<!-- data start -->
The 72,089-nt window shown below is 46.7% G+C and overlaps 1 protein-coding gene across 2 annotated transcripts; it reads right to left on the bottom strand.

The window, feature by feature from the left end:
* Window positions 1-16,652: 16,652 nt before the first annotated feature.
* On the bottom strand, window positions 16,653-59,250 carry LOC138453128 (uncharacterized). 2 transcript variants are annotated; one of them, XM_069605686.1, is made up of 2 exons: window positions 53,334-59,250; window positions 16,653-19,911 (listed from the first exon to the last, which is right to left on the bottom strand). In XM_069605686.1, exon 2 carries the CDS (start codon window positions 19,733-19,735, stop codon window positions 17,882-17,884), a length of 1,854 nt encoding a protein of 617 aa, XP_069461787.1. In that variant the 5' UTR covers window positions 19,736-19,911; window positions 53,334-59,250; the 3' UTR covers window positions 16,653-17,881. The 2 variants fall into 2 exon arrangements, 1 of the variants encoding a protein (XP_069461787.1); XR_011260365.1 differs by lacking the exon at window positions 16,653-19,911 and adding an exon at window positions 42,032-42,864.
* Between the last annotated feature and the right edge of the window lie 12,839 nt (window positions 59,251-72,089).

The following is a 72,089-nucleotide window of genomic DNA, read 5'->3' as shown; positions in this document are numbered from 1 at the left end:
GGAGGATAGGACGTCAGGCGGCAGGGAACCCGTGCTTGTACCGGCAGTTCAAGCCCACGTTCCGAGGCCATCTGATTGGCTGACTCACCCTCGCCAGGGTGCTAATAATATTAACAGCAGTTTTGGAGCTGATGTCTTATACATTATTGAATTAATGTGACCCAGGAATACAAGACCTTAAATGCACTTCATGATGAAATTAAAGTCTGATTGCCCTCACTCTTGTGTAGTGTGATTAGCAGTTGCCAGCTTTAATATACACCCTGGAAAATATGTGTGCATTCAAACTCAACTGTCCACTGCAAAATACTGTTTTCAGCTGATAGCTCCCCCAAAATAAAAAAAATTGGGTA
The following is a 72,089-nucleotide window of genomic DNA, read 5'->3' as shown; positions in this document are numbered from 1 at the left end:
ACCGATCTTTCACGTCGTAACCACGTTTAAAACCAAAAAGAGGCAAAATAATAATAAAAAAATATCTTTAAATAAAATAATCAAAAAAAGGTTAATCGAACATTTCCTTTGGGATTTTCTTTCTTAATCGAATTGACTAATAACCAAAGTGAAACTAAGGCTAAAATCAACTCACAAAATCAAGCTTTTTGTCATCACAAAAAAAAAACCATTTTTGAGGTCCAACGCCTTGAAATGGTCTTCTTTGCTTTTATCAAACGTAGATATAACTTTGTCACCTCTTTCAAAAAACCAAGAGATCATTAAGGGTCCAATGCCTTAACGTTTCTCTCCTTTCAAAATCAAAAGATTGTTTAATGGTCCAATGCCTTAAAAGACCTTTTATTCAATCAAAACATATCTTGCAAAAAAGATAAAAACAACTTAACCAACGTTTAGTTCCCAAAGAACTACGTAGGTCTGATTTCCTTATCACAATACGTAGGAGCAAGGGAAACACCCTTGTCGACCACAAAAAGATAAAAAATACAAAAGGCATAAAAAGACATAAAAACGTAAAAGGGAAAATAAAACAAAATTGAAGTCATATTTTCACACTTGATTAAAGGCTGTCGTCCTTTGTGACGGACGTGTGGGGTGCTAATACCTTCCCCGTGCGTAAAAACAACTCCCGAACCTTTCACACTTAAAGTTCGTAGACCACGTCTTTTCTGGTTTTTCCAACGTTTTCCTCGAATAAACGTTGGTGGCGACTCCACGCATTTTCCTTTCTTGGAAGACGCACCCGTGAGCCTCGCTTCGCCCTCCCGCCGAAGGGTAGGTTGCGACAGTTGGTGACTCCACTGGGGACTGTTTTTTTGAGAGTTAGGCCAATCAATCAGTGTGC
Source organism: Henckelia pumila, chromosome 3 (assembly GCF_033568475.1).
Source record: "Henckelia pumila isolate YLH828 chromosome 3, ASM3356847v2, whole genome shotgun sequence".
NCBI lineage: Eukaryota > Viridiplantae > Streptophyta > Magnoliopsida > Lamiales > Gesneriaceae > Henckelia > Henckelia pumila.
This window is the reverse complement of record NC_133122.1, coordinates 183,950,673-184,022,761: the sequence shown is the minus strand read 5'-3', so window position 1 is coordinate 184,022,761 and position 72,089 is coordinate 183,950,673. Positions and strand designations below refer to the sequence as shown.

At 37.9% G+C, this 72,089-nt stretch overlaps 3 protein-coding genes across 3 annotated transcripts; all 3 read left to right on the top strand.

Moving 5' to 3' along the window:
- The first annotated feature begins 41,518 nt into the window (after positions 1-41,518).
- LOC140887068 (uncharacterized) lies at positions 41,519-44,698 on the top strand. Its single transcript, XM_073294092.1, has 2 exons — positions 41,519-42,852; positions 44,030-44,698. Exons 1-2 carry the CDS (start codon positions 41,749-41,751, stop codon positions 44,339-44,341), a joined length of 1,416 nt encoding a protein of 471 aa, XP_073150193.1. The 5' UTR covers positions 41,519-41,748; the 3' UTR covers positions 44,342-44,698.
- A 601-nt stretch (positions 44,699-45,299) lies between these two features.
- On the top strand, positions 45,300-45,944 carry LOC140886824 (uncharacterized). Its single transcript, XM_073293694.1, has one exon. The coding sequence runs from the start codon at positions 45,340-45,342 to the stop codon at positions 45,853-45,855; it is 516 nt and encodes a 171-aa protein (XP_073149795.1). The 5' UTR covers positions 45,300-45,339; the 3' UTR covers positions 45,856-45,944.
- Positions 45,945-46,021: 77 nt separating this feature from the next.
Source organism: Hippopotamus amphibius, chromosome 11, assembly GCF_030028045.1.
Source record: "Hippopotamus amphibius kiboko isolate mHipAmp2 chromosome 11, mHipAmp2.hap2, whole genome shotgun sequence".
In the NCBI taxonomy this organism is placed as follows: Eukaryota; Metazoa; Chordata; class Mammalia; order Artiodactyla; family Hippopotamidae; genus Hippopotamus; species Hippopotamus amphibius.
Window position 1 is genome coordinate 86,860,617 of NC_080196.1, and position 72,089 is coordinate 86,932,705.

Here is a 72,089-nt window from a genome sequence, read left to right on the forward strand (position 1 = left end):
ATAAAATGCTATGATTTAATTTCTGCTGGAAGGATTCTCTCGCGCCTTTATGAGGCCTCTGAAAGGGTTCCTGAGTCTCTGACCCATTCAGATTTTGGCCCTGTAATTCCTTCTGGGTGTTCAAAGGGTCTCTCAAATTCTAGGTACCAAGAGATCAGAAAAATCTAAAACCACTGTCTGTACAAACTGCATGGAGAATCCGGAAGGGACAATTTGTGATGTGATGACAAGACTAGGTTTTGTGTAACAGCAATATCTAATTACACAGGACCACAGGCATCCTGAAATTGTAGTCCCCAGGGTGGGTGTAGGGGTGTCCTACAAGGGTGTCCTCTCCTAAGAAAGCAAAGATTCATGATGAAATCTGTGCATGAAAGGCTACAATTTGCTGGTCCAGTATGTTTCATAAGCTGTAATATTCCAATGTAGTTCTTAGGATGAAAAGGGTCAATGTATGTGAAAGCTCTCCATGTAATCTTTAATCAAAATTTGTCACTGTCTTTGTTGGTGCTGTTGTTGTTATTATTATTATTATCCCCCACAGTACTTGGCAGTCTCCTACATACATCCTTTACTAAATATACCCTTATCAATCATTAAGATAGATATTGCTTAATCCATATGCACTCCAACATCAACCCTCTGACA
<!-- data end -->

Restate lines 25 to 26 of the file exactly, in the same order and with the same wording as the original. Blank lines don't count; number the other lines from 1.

Here is a 72,089-nt window from a genome sequence, read left to right on the forward strand (position 1 = left end):
ATAAAATGCTATGATTTAATTTCTGCTGGAAGGATTCTCTCGCGCCTTTATGAGGCCTCTGAAAGGGTTCCTGAGTCTCTGACCCATTCAGATTTTGGCCCTGTAATTCCTTCTGGGTGTTCAAAGGGTCTCTCAAATTCTAGGTACCAAGAGATCAGAAAAATCTAAAACCACTGTCTGTACAAACTGCATGGAGAATCCGGAAGGGACAATTTGTGATGTGATGACAAGACTAGGTTTTGTGTAACAGCAATATCTAATTACACAGGACCACAGGCATCCTGAAATTGTAGTCCCCAGGGTGGGTGTAGGGGTGTCCTACAAGGGTGTCCTCTCCTAAGAAAGCAAAGATTCATGATGAAATCTGTGCATGAAAGGCTACAATTTGCTGGTCCAGTATGTTTCATAAGCTGTAATATTCCAATGTAGTTCTTAGGATGAAAAGGGTCAATGTATGTGAAAGCTCTCCATGTAATCTTTAATCAAAATTTGTCACTGTCTTTGTTGGTGCTGTTGTTGTTATTATTATTATTATCCCCCACAGTACTTGGCAGTCTCCTACATACATCCTTTACTAAATATACCCTTATCAATCATTAAGATAGATATTGCTTAATCCATATGCACTCCAACATCAACCCTCTGACA